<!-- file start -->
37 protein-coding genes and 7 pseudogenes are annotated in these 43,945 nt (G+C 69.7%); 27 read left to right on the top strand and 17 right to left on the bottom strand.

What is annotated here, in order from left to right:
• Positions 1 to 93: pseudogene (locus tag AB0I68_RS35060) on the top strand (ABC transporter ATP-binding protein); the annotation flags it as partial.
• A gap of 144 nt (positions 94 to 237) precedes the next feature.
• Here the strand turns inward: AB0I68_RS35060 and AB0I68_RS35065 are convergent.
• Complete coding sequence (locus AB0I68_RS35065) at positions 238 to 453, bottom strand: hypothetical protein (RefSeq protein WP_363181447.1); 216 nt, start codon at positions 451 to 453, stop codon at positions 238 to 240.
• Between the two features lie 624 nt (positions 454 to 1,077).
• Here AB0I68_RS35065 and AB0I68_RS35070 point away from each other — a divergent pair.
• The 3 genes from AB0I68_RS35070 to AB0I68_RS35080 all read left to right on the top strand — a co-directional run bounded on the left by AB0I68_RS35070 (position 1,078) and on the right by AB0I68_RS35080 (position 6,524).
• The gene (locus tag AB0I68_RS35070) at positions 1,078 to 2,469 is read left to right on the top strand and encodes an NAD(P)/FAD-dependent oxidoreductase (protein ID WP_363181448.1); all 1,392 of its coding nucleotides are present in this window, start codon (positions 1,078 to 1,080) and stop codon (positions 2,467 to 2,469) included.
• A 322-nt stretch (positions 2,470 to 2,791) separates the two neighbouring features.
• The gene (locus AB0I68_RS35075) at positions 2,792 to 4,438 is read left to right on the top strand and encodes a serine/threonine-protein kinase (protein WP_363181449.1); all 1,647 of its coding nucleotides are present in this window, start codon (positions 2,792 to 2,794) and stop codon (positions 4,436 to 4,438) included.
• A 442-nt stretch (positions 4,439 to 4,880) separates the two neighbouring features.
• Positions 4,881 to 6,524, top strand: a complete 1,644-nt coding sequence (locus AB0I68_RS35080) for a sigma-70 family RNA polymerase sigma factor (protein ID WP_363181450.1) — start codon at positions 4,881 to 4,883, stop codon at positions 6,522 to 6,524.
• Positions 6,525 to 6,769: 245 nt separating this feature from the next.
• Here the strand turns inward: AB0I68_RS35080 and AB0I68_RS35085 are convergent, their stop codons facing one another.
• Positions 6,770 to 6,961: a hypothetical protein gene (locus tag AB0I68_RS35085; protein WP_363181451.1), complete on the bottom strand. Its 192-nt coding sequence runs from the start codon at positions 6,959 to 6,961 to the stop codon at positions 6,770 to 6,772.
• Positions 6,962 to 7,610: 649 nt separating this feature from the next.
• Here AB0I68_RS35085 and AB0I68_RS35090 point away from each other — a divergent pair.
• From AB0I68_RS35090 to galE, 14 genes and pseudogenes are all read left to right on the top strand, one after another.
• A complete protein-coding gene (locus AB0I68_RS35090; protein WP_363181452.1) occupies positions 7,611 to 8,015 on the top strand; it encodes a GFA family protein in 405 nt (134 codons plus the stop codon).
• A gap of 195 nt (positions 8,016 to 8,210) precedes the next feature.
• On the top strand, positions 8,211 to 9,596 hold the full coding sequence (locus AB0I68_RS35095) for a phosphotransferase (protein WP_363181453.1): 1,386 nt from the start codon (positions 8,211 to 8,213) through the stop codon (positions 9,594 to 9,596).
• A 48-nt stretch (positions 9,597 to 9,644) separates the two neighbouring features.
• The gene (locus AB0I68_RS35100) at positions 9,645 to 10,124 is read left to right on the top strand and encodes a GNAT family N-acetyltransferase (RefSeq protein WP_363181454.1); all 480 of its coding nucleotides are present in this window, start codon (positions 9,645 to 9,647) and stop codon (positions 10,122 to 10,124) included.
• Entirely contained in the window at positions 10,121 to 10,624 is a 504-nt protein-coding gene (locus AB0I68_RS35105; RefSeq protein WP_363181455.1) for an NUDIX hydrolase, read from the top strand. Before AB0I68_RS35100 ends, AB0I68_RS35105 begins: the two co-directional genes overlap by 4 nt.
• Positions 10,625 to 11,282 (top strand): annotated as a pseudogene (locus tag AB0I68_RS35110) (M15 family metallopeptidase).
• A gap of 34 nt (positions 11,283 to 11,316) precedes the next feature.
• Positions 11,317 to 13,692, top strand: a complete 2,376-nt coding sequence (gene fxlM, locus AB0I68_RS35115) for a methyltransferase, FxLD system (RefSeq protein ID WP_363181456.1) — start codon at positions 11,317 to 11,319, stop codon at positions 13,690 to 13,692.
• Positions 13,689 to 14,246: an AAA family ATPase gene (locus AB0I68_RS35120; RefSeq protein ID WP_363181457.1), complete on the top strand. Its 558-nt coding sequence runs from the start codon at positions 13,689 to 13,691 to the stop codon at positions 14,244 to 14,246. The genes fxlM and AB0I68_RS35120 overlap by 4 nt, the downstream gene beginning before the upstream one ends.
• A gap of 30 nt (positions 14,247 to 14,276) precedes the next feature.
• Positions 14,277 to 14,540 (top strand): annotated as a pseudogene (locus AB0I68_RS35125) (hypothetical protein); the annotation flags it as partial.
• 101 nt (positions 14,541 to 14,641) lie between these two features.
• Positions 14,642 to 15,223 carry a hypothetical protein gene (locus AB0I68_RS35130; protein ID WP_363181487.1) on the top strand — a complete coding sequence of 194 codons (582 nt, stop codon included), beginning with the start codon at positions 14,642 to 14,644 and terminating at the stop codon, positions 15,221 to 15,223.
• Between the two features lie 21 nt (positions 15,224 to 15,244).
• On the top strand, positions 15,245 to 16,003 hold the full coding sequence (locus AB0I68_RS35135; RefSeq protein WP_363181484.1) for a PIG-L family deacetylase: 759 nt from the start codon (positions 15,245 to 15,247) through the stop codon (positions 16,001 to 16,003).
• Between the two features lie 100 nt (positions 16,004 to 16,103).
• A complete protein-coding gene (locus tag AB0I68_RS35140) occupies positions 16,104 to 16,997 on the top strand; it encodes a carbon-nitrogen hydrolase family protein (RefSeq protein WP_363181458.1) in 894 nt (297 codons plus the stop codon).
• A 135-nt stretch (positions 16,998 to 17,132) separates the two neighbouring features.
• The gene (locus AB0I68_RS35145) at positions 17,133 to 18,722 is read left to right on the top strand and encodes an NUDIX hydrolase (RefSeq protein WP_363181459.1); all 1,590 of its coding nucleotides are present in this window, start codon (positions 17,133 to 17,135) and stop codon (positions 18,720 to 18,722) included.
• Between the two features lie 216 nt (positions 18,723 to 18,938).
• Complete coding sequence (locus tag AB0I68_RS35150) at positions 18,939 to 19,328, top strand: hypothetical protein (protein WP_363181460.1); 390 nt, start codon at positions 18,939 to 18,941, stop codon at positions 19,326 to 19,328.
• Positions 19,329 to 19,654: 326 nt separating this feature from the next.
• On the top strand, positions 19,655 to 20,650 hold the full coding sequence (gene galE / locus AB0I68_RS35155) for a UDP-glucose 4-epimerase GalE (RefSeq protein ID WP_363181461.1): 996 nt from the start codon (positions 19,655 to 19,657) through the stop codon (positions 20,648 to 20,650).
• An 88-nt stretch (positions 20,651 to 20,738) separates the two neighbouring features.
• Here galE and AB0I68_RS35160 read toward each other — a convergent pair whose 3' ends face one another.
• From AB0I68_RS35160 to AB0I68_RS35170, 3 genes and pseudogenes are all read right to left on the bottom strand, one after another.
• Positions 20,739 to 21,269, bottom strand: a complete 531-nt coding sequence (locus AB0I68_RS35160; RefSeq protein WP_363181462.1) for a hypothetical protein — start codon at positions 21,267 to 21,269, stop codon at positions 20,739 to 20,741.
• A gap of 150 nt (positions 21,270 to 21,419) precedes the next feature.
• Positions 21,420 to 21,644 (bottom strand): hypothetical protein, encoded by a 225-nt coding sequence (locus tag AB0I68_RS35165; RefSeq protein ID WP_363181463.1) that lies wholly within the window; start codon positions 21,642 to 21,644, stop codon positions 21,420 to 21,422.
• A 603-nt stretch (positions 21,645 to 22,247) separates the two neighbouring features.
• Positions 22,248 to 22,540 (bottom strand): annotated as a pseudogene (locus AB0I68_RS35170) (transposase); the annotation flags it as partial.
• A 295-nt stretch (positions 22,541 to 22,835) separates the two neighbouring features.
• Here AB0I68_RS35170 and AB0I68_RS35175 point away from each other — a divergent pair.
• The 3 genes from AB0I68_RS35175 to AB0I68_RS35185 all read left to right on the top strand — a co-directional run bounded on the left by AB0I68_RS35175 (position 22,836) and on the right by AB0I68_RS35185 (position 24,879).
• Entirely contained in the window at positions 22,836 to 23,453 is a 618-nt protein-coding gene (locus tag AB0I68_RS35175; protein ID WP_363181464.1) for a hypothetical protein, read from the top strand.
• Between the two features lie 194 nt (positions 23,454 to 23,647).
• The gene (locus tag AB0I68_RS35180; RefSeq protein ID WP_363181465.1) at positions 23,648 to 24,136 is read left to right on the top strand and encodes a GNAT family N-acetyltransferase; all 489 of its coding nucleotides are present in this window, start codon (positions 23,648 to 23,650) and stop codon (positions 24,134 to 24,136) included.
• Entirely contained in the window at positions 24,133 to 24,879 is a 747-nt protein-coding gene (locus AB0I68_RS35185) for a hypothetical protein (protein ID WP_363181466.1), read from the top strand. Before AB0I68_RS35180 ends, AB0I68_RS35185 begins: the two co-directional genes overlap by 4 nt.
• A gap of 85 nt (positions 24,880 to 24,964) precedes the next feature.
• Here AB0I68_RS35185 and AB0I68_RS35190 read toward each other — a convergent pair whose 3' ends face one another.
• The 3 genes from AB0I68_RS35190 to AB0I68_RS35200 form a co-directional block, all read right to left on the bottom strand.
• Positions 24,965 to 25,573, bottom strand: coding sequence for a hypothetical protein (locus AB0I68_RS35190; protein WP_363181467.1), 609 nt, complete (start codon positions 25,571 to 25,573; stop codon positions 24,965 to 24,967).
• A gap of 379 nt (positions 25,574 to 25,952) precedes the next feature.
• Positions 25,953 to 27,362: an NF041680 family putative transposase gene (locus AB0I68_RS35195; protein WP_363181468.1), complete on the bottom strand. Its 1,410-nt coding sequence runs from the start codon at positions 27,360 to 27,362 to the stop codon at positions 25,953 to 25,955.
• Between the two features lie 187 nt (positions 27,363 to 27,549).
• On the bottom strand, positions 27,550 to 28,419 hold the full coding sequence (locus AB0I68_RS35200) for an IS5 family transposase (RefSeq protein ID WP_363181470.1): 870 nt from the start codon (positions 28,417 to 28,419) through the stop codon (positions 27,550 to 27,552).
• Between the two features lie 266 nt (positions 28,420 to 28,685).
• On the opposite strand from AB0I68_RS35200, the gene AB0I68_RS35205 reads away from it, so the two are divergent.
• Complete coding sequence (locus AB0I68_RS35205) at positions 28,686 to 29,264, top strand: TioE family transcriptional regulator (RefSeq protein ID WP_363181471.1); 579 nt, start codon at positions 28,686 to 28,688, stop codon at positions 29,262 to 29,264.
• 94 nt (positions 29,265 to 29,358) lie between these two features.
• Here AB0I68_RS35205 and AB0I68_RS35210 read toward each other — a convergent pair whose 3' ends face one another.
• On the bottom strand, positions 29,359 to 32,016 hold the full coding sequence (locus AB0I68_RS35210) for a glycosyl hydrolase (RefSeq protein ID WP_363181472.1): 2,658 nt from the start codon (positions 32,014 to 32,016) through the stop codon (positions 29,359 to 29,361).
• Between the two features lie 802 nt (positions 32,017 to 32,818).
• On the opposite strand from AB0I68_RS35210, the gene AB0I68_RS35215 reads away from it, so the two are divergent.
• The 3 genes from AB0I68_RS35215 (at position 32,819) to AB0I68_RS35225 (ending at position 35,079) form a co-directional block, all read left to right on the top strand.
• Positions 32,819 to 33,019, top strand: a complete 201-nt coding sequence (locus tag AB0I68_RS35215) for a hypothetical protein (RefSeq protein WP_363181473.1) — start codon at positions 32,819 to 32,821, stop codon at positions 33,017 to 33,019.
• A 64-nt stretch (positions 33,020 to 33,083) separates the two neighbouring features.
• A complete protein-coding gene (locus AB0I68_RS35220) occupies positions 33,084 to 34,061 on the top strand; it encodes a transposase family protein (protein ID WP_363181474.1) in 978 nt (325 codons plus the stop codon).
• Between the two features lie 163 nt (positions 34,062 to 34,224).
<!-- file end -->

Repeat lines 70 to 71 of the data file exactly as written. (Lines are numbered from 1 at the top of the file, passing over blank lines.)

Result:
• Complete coding sequence (locus AB0I68_RS35205) at positions 28,686 to 29,264, top strand: TioE family transcriptional regulator (RefSeq protein ID WP_363181471.1); 579 nt, start codon at positions 28,686 to 28,688, stop codon at positions 29,262 to 29,264.
• 94 nt (positions 29,265 to 29,358) lie between these two features.